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Effects Of Proper Annealing
Proper annealing of low-carbon steels causes a complete solu...

The Modern Hardening Room
A hardening room of today means a very different place from ...

Cutting-off Steel From Bar
To cut a piece from an annealed bar, cut off with a hack saw,...

Protectors For Thermo-couples
Thermo-couples must be protected from the danger of mechanica...

Surface Carburizing
Carburizing, commonly called case-hardening, is the art of pr...

Carburizing By Gas
The process of carburizing by gas, briefly mentioned on page ...

Hardening
Steel is hardened by quenching from above the upper critical....

Making Steel Balls
Steel balls are made from rods or coils according to size, st...

Flange Shields For Furnaces
Such portable flame shields as the one illustrated in Fig. 1...

Air-hardening Steels
These steels are recommended for boring, turning and planing...

Annealing Work
With the exception of several of the higher types of alloy s...

Sulphur
Sulphur is another impurity and high sulphur is even a greate...

Composition Of Transmission-gear Steel
If the nickel content of this steel is eliminated, and the pe...

Highly Stressed Parts
The highly stressed parts on the Liberty engine consisted of ...

Lathe And Planer Tools
FORGING.--Gently warm the steel to remove any chill, is parti...

Crankshaft
The crankshaft was the most highly stressed part of the entir...

Temperatures To Use
As soon as the temperature of the steel reaches 100 deg.C. (...

Refining The Grain
This is remedied by reheating the piece to a temperature slig...

Composition And Properties Of Steel
It is a remarkable fact that one can look through a dozen tex...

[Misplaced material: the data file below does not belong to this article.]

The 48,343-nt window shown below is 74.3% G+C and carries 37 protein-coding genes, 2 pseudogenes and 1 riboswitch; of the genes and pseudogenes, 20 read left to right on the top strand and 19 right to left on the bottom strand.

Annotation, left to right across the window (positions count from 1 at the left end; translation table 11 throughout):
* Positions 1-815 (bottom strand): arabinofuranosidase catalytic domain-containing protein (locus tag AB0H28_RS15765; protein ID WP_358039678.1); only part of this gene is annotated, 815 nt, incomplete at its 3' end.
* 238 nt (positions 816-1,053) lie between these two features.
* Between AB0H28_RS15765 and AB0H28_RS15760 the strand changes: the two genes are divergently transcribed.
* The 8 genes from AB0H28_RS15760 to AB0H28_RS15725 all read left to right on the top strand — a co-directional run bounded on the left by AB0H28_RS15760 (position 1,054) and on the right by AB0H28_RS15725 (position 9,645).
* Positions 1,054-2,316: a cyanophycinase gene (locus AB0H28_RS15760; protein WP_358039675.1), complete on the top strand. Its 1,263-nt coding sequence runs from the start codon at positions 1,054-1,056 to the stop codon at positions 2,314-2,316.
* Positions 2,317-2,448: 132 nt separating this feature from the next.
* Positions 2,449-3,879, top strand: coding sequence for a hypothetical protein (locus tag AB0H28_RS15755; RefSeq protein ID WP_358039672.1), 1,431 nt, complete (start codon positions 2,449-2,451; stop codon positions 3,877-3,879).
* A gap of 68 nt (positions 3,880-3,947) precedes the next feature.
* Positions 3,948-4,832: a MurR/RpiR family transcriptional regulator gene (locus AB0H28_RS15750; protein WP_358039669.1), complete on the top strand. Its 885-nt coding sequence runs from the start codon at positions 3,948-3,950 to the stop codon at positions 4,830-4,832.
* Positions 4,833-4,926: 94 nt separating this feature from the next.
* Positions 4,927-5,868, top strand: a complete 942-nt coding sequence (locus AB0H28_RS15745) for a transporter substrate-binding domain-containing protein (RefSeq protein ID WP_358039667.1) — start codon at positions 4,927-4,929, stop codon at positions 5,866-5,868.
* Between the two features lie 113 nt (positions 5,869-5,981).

Cyanide Bath For Tool Steels
All high-carbon tool steels are heated in a cyanide bath. Wi...



Nickel-chromium






Category: ALLOYS AND THEIR EFFECT UPON STEEL

A combination of the characteristics of nickel and the characteristics
of chromium, as described, should obviously give a very excellent
steel as the nickel particularly affects the ferrite of the steel
and the chromium the carbon. From this combination, we are able to
get a very strong ferrite matrix and a very hard tough cementite.
The strength of a strictly pearlitic steel over a pure iron is due
to the pearlitic being a layer arrangement of cementite running
parallel to that of a pure iron layer in each individual grain. The
ferrite i.e., the iron is increased in strength by the resistance
offered by the cementite which is the simple iron-carbon combination
known to metallurgists as Fe3C. The cementite, although adding
to the tensile strength, is very brittle and the strength of the
pearlite is the combination of the ferrite and cementite. In the
event of the cementite being strengthened, as in the case of strictly
chromium steels, an increased tensile strength is readily obtained
without loss of ductility and if the ferrite is strengthened then
the tensile strength and ductility of the metal is still further
improved.

Nickel-chromium alloy represents one of the best combinations available
at the present time. The nickel intensifies the physical characteristics
of the chromium and the chromium has a similar effect on the nickel.

For case-hardening, nickel-chromium steels seem to give very excellent
results. The carbon is very rapidly taken up in this combination,
and for that reason is rather preferable to the straight nickel steel.

With the mutually intensifying action of chromium and nickel there
is a most suitable ratio for these two alloys, and it has been found
that roughly 2-1/2 parts of nickel to about 1 part of chromium
gives the best results. Therefore, we have the standard types of
3.5 per cent nickel with 1.5 per cent chromium to 1.5 per cent
nickel with 0.6 per cent chromium and the various intermediate
types. This ratio, however, does not give the whole story of
nickel-chromium combinations, and many surprising results have
been obtained with these alloys when other percentage combinations
have been employed.





Next: Vanadium

Previous: Chromium



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